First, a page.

Sokoine University of Agriculture

Assessment of illegal bushmeat using high thoroughput molecular tools in transboundary villages bordering Serengeti ecosystem in Tarime District, Tanzania

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dc.contributor.author Kilwanila, S. I.
dc.date.accessioned 2020-10-13T05:51:59Z
dc.date.available 2020-10-13T05:51:59Z
dc.date.issued 2018
dc.identifier.uri http://www.suaire.sua.ac.tz/handle/123456789/3232
dc.description M.Sc. Dissertation en_US
dc.description.abstract Detection of illegal bush-meat in Africa has over the years relied on morphological identification technique, which is less effective due to post-hunting procedures. Therefore, the current study aimed at assessing bush-meat dynamics in trans-boundary areas of Tanzania and Kenya in the western part of Serengeti ecosystem. A cross-sectional design with two different methodologies was used. First, semi-structured questionnaires were administered to collect information on socio-demographic and other social factors leading to illegal bush-meat hunting, preference and consumption. Secondly, to augment the information obtained from the questionnaire, qPCR-HRM analysis was employed by using three different molecular markers 16s, Cytb and COI for molecular identification of assumed 138 collected sundried bush-meat samples. The results indicated that hunting occurs mostly in the dry season primarily using snares, and wildebeest was revealed to be the most hunted. Furthermore, young demonstrated high bush-meat consumption whereas immigrants showed high bush-meat preference. Likewise, highly educated young respondents indicated to have a high consumption and preference than less educated old respondents. Regarding molecular identification, 20 species were identified altogether, with zebra constituting the majority (n=51, 49.5%). It is recommended that high surveillance against poaching is needed by wildlife authorities during dry season; proper disposal of the unworthy wire cables by TANESCO; sensitization of both primary and secondary school students on legal harvesting of wildlife were made. Other recommendations focused on the need for proper execution of HRM procedures for bush- meat identification; and that for bush-meat samples to be accepted in court of law as exhibits should be analyzed using molecular procedures that proved to be reliable. en_US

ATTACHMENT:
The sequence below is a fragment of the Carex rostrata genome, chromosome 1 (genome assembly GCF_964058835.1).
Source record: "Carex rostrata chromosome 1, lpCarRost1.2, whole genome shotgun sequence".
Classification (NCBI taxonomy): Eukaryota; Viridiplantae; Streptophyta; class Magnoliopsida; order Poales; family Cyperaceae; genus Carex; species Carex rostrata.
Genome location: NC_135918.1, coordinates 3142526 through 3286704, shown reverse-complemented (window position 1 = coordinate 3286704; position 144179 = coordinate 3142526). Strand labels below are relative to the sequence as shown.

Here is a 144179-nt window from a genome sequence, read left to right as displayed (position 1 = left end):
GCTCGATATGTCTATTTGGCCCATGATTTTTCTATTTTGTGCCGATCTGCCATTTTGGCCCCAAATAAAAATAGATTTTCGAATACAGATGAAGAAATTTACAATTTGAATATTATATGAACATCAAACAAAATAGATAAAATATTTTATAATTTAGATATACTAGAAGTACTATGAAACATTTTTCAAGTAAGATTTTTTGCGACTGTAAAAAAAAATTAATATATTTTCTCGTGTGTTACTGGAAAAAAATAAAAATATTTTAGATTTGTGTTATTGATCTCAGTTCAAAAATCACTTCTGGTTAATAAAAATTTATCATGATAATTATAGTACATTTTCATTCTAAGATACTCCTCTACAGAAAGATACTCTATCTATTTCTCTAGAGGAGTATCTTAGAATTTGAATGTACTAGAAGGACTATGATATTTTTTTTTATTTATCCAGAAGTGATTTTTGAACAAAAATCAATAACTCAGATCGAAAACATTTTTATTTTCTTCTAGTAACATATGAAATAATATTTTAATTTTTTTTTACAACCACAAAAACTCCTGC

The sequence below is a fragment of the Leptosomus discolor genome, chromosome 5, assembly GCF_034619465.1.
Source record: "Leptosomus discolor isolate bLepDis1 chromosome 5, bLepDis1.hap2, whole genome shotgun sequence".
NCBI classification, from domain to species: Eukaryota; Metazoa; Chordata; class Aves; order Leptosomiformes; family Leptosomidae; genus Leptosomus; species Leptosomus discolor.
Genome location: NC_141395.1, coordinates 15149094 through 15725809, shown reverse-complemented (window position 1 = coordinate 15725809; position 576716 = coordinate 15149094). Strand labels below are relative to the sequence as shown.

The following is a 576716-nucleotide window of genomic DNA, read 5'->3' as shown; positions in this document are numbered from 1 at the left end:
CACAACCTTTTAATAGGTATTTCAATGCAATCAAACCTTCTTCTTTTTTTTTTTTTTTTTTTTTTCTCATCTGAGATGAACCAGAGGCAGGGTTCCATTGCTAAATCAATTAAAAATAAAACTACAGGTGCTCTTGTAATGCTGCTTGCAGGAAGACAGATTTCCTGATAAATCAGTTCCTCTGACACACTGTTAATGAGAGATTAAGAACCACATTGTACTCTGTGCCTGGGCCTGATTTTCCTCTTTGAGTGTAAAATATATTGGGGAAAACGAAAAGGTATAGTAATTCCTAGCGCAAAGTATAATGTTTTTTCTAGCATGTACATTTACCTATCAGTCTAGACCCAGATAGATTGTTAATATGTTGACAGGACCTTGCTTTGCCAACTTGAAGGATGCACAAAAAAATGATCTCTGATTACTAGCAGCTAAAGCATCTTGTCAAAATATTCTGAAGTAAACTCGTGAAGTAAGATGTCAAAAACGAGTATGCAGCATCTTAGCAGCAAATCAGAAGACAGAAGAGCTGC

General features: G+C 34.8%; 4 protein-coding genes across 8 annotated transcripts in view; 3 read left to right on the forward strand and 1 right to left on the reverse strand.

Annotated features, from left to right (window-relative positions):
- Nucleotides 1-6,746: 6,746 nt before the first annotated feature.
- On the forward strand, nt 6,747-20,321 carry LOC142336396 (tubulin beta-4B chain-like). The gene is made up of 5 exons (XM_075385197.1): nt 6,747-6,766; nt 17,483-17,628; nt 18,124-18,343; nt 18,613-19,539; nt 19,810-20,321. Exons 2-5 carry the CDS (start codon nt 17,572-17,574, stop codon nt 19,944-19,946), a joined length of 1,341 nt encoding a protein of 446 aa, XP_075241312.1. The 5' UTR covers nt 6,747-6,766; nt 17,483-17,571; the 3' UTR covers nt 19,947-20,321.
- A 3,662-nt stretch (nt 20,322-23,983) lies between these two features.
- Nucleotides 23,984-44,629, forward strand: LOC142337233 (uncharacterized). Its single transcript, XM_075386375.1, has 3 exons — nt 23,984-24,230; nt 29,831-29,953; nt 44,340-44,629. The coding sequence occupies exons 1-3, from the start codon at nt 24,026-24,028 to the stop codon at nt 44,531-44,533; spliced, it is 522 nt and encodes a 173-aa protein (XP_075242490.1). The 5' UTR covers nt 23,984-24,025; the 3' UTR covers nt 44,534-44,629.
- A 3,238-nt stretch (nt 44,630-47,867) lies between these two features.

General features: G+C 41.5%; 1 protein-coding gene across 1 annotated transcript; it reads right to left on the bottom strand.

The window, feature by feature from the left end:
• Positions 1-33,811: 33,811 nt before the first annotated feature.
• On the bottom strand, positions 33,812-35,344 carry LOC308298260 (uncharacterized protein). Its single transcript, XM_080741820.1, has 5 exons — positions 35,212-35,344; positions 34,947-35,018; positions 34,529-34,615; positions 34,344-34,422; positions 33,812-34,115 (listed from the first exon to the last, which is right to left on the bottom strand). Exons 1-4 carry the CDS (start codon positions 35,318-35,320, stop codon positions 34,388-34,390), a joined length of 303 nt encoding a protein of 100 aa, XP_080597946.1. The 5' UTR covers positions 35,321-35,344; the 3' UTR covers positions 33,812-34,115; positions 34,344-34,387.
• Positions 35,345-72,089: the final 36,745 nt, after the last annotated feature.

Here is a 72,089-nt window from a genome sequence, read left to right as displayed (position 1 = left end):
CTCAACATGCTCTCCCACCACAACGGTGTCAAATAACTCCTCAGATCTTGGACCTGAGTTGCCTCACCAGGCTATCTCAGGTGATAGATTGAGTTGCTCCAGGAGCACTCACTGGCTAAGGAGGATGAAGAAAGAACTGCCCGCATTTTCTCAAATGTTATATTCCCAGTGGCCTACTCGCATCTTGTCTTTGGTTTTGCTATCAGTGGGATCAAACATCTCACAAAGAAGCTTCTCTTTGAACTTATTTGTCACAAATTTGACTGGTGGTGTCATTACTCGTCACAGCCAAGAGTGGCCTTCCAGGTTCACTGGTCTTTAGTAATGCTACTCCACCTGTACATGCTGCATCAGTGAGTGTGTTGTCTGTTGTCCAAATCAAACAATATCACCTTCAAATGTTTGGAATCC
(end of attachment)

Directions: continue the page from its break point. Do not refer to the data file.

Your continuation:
dc.language.iso en en_US
dc.publisher Sokoine University of Agriculture en_US
dc.subject Illegal bushmeat en_US
dc.subject Molecular tools en_US
dc.subject Serengeti ecosystem en_US
dc.subject Tarime District en_US
dc.subject Tanzania en_US
dc.subject High Thoroughtput molecular tool en_US
dc.title Assessment of illegal bushmeat using high thoroughput molecular tools in transboundary villages bordering Serengeti ecosystem in Tarime District, Tanzania en_US
dc.type Thesis en_US


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